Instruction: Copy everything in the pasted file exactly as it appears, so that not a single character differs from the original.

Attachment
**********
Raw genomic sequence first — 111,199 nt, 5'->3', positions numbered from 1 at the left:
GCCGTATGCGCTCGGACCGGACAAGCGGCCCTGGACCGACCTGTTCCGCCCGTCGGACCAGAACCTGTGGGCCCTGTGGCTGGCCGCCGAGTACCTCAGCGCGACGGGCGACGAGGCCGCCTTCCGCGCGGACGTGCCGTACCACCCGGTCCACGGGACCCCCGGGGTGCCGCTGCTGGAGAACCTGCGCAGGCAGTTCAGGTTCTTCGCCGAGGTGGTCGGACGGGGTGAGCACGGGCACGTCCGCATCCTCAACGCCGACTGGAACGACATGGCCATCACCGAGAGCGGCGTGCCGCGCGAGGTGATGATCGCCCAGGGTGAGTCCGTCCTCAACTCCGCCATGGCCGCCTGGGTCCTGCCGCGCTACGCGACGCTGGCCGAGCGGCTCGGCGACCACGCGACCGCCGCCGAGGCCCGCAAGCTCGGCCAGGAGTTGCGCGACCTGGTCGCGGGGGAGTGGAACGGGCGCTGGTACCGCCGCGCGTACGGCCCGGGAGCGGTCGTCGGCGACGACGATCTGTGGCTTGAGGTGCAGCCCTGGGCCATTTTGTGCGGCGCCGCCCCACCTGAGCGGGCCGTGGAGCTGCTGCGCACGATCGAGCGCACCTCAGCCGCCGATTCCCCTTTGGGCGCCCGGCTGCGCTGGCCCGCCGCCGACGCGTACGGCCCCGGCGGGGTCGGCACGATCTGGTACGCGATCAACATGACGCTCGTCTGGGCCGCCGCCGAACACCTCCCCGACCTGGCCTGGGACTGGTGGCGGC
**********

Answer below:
Raw genomic sequence first — 111,199 nt, 5'->3', positions numbered from 1 at the left:
GCCGTATGCGCTCGGACCGGACAAGCGGCCCTGGACCGACCTGTTCCGCCCGTCGGACCAGAACCTGTGGGCCCTGTGGCTGGCCGCCGAGTACCTCAGCGCGACGGGCGACGAGGCCGCCTTCCGCGCGGACGTGCCGTACCACCCGGTCCACGGGACCCCCGGGGTGCCGCTGCTGGAGAACCTGCGCAGGCAGTTCAGGTTCTTCGCCGAGGTGGTCGGACGGGGTGAGCACGGGCACGTCCGCATCCTCAACGCCGACTGGAACGACATGGCCATCACCGAGAGCGGCGTGCCGCGCGAGGTGATGATCGCCCAGGGTGAGTCCGTCCTCAACTCCGCCATGGCCGCCTGGGTCCTGCCGCGCTACGCGACGCTGGCCGAGCGGCTCGGCGACCACGCGACCGCCGCCGAGGCCCGCAAGCTCGGCCAGGAGTTGCGCGACCTGGTCGCGGGGGAGTGGAACGGGCGCTGGTACCGCCGCGCGTACGGCCCGGGAGCGGTCGTCGGCGACGACGATCTGTGGCTTGAGGTGCAGCCCTGGGCCATTTTGTGCGGCGCCGCCCCACCTGAGCGGGCCGTGGAGCTGCTGCGCACGATCGAGCGCACCTCAGCCGCCGATTCCCCTTTGGGCGCCCGGCTGCGCTGGCCCGCCGCCGACGCGTACGGCCCCGGCGGGGTCGGCACGATCTGGTACGCGATCAACATGACGCTCGTCTGGGCCGCCGCCGAACACCTCCCCGACCTGGCCTGGGACTGGTGGCGGC